The green represents Cal-Maine's multiple being lower than all of its peers and the averages of the three possible sectors it could be classified under. As shown, Cal-Maine is undervalued relative to both its industry and its immediate peers. This idea is reiterated through GuruFocus' analysis of Cal-Maine's value relative to its industry.

Besides price to book and price to sales, all of its other valuation multiples are low relative to its industry, which makes Cal-Maine an even more appealing investment.

Low Interest Rates

My next major reason to invest in Cal-Maine is that the current American macro-economic trends are very favorable for the stock. This week, the most recent release of labor statistics revealed an increase in unemployment. With the uncertainty of the American economy, interest rates are likely to remain relatively low. On Tuesday, March 29, Janet Yellen announced that we are likely to see very gradual rate increases over the course of the next few years, implying that rates will remain relatively low for the next few years. When rates are low, high dividend stocks become even more appealing. Cal-Maine is a high dividend stock, whose dividend can safely remain around its current rate of 5%. Cal-Maine's dividend is high compared to the rest of the industry, as shown by this chart from GuruFocus.

Because of Cal-Maine's high dividend relative to both its industry and the rest of the market, it is extremely appealing to investors, as interest rates remain low.

Cal-Maine's Lack of Dependence on Egg Prices

While the pessimistic analysts believe that Cal-Maine's stock will go down because egg prices are declining, this has not proven true in the past.

Between April 2008 and July 2010, egg prices fell from $2.20 per dozen to $1.44 per dozen.

While egg prices decreased by 34.5%, from April 2008 to July 2010, Cal-Maine's stock increased from $13.72 to $16.21, approximately 18%.

Further, in early 2004, U.S. wholesale egg prices were around $1.12 per dozen.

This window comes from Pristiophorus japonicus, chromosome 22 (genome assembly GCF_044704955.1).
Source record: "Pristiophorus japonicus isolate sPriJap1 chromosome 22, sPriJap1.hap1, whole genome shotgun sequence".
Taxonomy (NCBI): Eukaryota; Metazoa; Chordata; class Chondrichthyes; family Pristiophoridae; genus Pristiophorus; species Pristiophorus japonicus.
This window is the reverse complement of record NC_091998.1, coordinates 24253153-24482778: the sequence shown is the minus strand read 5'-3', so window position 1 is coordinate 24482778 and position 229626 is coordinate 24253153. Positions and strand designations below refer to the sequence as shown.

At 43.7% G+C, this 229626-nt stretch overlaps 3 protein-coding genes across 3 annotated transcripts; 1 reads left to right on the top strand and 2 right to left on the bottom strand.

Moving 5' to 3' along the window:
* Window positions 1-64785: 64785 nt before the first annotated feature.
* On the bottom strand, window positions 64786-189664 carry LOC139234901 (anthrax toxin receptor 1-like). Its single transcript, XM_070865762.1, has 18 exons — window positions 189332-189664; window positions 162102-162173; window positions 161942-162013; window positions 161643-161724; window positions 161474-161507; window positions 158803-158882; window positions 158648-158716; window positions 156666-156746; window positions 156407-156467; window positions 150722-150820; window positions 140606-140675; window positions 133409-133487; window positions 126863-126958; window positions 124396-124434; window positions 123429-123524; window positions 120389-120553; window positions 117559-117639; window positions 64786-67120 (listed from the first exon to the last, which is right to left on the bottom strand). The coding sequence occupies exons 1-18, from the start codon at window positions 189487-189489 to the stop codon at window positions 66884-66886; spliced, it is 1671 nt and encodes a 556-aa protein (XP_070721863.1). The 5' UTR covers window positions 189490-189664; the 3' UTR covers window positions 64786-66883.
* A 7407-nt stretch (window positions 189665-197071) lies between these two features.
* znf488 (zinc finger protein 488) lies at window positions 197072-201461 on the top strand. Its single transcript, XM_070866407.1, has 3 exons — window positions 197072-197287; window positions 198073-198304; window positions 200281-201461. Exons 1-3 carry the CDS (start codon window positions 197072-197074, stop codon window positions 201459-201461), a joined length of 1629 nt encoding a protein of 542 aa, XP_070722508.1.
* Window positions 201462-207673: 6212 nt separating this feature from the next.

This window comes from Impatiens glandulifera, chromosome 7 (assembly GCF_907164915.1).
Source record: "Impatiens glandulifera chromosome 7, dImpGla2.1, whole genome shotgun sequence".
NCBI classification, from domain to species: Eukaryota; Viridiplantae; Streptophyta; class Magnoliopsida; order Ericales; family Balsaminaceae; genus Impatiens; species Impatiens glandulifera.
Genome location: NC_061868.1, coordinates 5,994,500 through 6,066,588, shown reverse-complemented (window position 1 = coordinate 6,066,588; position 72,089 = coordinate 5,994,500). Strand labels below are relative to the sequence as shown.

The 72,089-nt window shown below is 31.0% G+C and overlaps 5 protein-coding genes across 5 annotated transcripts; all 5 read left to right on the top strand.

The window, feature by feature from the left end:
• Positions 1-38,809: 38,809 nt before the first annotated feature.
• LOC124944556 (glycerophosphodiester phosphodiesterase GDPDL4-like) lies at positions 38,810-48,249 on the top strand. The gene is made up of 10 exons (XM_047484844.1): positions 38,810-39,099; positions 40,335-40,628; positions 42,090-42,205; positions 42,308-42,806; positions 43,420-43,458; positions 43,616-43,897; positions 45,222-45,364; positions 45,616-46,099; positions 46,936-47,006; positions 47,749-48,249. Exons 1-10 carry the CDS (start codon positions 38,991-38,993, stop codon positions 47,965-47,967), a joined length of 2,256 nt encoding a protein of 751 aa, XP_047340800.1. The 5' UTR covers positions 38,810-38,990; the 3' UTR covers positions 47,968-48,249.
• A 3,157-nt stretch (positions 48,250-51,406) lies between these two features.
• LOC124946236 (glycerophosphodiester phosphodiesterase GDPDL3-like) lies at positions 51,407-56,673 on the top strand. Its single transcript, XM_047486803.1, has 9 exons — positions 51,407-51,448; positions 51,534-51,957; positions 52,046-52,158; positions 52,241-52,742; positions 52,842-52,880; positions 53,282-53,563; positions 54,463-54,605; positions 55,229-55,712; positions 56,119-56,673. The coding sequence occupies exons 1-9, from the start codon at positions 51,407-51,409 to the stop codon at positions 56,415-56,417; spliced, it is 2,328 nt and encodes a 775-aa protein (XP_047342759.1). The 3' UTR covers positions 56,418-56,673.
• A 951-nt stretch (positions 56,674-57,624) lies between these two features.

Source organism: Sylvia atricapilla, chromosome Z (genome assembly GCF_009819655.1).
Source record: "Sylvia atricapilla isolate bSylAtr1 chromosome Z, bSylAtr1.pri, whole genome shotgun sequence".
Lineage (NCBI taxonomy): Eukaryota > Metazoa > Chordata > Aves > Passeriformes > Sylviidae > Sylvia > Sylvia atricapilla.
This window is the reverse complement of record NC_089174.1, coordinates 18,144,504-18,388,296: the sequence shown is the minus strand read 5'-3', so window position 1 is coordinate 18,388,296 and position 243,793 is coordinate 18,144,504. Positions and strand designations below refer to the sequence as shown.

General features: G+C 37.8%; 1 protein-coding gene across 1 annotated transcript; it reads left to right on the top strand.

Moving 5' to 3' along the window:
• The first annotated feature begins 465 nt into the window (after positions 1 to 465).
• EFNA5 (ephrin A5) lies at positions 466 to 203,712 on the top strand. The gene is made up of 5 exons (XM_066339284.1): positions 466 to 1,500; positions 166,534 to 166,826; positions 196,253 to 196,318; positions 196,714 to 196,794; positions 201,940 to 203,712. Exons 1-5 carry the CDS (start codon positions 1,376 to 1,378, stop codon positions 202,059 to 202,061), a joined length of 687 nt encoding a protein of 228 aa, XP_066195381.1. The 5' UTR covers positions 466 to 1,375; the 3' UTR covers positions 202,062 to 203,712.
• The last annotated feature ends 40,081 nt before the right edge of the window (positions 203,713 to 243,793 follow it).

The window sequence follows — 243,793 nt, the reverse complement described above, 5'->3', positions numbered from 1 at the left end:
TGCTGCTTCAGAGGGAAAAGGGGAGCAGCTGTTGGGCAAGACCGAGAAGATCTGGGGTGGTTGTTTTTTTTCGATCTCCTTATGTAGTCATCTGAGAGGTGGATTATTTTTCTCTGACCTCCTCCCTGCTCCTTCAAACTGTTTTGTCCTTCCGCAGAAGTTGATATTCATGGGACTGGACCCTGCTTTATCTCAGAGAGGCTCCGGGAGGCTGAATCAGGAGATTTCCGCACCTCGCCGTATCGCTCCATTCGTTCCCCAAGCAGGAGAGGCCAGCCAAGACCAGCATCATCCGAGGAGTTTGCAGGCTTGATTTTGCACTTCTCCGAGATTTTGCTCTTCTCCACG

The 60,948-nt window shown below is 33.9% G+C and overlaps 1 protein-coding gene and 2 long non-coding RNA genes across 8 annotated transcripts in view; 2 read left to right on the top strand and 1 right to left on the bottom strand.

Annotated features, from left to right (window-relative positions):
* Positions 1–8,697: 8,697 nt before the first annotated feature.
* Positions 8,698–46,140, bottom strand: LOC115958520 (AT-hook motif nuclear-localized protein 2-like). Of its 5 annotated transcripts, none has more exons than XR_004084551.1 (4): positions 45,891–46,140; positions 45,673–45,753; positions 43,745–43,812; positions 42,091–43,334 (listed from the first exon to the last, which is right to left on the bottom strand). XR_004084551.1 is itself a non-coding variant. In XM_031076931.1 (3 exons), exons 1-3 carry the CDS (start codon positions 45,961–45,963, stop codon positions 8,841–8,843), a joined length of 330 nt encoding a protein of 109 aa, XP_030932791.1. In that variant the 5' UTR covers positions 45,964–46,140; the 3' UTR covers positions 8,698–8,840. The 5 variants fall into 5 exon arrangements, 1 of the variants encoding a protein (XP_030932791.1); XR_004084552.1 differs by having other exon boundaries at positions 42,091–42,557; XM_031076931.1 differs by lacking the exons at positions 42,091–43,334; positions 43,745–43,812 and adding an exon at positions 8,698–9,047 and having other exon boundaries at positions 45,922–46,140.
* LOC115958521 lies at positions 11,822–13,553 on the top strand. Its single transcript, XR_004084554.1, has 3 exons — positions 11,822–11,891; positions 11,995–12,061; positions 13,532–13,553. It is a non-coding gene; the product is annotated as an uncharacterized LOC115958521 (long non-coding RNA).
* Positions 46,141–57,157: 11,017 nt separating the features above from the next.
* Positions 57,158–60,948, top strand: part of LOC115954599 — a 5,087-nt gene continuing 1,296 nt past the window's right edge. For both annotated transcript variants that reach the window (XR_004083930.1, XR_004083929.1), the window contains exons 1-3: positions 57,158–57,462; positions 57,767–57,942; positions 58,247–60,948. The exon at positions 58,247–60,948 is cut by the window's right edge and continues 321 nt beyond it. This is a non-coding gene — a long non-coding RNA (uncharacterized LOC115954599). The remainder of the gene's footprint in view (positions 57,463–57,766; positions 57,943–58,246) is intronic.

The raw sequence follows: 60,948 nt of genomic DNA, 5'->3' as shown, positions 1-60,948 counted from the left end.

This chart that I used earlier shows that currently, U.S. wholesale egg prices are almost exactly $1 per dozen.

While egg prices have slightly decreased in the last 12 years, Cal-Maine's stock is up over 500%.

Even though egg prices drastically declined from April 2008 to July 2010 and slightly declined from 2004 to now, in both cases, Cal-Maine's stock was up. Thus, while Cal-Maine's stock is certainly affected by declining egg prices, declining egg prices do not necessarily mean that Cal-Maine's stock will decline as well.


Cal-Maine's growth will continue over the next few years due to its increasing role in the specialty egg market and its growth through acquisitions. Even if the Cal-Maine stock drops short-term, I think that it is a great long-term investment. As Cal-Maine uses acquisitions to increase margins and as feed prices remain low, Cal-Maine will be able to remain very profitable selling regular eggs, even as prices go down.

Further, as Cal-Maine's past stock performance has shown, the stock can thrive even when egg prices decline. In addition, as Cal-Maine moves more into the specialty egg market, they will be less affected by decreasing egg prices. I also believe that Cal-Maine will be able to increase growth as it becomes more popular in the East and West regions of the United States. As an investor, if you want to hedge out the market volatility of egg prices, I recommend shorting egg futures. Ultimately, Cal-Maine is a strong buy because it's extremely undervalued and has a variety of mechanisms that will enable it to keep growing.

Disclosure: I am/we are long CALM.

I wrote this article myself, and it expresses my own opinions. I am not receiving compensation for it. I have no business relationship with any company whose stock is mentioned in this article.